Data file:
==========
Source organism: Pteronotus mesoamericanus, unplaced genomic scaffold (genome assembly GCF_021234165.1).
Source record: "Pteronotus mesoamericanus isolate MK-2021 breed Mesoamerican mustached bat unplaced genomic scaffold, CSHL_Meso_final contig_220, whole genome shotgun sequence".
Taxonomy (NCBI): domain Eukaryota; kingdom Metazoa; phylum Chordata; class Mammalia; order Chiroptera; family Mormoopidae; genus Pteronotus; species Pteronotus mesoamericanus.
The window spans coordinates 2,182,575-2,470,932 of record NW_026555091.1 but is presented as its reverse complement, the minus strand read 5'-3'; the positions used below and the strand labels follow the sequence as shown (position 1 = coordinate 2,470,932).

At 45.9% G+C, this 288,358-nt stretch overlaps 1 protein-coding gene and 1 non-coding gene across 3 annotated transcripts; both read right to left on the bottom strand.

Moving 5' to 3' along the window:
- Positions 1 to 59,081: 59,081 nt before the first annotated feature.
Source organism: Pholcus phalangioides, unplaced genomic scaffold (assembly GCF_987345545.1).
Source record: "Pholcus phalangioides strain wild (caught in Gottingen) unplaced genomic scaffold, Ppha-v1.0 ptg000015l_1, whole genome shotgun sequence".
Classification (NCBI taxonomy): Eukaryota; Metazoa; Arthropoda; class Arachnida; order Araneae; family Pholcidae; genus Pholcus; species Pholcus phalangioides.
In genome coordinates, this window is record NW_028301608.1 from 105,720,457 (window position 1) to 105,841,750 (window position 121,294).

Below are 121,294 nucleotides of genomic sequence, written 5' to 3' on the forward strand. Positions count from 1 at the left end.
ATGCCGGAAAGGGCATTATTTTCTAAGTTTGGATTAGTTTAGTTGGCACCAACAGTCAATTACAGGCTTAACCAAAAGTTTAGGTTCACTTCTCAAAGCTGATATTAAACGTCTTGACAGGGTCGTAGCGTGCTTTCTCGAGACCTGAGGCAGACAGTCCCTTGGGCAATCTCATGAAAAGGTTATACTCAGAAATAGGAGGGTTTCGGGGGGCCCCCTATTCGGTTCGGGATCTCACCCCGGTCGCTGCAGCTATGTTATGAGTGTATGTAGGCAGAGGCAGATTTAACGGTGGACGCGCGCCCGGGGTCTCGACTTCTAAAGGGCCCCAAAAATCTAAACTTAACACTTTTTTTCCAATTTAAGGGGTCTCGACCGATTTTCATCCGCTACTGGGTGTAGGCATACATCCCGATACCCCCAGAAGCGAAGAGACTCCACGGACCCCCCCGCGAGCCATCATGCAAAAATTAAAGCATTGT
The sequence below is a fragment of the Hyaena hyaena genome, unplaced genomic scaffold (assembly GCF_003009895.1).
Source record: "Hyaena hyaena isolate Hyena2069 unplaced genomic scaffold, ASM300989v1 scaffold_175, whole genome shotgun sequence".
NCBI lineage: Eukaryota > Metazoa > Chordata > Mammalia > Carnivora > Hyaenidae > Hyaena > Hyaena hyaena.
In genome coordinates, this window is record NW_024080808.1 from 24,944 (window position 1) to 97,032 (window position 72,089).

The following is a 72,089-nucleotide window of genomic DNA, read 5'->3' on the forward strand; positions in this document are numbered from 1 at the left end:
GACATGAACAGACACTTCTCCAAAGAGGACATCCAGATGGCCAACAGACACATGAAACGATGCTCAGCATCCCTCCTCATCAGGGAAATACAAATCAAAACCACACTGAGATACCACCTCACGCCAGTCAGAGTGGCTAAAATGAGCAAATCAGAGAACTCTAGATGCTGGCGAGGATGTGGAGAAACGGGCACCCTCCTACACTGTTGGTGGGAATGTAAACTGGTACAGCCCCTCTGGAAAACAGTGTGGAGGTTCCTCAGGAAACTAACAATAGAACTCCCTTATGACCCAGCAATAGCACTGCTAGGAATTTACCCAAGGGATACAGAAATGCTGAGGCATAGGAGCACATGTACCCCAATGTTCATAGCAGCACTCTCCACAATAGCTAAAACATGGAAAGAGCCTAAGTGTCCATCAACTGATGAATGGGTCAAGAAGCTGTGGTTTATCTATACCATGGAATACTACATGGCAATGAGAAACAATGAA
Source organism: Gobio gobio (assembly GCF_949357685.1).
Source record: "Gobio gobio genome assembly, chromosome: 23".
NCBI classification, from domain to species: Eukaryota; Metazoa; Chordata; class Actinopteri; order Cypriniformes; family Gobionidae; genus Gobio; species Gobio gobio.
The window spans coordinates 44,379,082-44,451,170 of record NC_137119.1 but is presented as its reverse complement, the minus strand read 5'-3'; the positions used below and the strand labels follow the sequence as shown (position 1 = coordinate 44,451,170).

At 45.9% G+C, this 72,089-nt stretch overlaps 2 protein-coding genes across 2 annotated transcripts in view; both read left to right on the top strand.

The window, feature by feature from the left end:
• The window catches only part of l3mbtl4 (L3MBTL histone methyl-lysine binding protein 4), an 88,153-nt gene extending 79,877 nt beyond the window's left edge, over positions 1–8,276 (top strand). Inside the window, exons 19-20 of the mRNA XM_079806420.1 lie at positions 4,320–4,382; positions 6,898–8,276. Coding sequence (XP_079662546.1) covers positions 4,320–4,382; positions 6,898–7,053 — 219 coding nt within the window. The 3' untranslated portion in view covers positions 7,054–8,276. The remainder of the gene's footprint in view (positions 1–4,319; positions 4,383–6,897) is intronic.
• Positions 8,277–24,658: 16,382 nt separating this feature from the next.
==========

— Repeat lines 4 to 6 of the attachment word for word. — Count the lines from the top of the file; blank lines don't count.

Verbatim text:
The window spans coordinates 2,182,575-2,470,932 of record NW_026555091.1 but is presented as its reverse complement, the minus strand read 5'-3'; the positions used below and the strand labels follow the sequence as shown (position 1 = coordinate 2,470,932).

At 45.9% G+C, this 288,358-nt stretch overlaps 1 protein-coding gene and 1 non-coding gene across 3 annotated transcripts; both read right to left on the bottom strand.

Moving 5' to 3' along the window: